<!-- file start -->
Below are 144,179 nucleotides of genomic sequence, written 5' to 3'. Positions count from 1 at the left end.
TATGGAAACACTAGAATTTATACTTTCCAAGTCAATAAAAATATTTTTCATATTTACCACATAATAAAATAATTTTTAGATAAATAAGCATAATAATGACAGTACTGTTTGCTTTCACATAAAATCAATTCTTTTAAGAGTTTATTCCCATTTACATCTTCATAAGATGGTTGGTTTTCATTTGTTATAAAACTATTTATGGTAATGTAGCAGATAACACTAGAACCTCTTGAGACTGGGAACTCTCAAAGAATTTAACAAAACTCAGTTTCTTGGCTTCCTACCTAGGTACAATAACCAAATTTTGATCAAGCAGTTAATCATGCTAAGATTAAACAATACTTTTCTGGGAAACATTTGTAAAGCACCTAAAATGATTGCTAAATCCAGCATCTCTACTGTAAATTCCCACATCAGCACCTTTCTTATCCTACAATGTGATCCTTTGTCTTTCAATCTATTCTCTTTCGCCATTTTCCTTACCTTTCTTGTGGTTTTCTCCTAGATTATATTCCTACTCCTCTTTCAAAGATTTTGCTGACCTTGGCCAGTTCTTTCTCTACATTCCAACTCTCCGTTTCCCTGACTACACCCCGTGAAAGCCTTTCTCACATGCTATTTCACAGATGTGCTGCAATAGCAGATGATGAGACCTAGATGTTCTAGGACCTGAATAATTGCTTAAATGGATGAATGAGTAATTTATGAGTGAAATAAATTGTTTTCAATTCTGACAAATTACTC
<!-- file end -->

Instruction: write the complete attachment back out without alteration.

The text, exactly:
Below are 144,179 nucleotides of genomic sequence, written 5' to 3'. Positions count from 1 at the left end.
TATGGAAACACTAGAATTTATACTTTCCAAGTCAATAAAAATATTTTTCATATTTACCACATAATAAAATAATTTTTAGATAAATAAGCATAATAATGACAGTACTGTTTGCTTTCACATAAAATCAATTCTTTTAAGAGTTTATTCCCATTTACATCTTCATAAGATGGTTGGTTTTCATTTGTTATAAAACTATTTATGGTAATGTAGCAGATAACACTAGAACCTCTTGAGACTGGGAACTCTCAAAGAATTTAACAAAACTCAGTTTCTTGGCTTCCTACCTAGGTACAATAACCAAATTTTGATCAAGCAGTTAATCATGCTAAGATTAAACAATACTTTTCTGGGAAACATTTGTAAAGCACCTAAAATGATTGCTAAATCCAGCATCTCTACTGTAAATTCCCACATCAGCACCTTTCTTATCCTACAATGTGATCCTTTGTCTTTCAATCTATTCTCTTTCGCCATTTTCCTTACCTTTCTTGTGGTTTTCTCCTAGATTATATTCCTACTCCTCTTTCAAAGATTTTGCTGACCTTGGCCAGTTCTTTCTCTACATTCCAACTCTCCGTTTCCCTGACTACACCCCGTGAAAGCCTTTCTCACATGCTATTTCACAGATGTGCTGCAATAGCAGATGATGAGACCTAGATGTTCTAGGACCTGAATAATTGCTTAAATGGATGAATGAGTAATTTATGAGTGAAATAAATTGTTTTCAATTCTGACAAATTACTC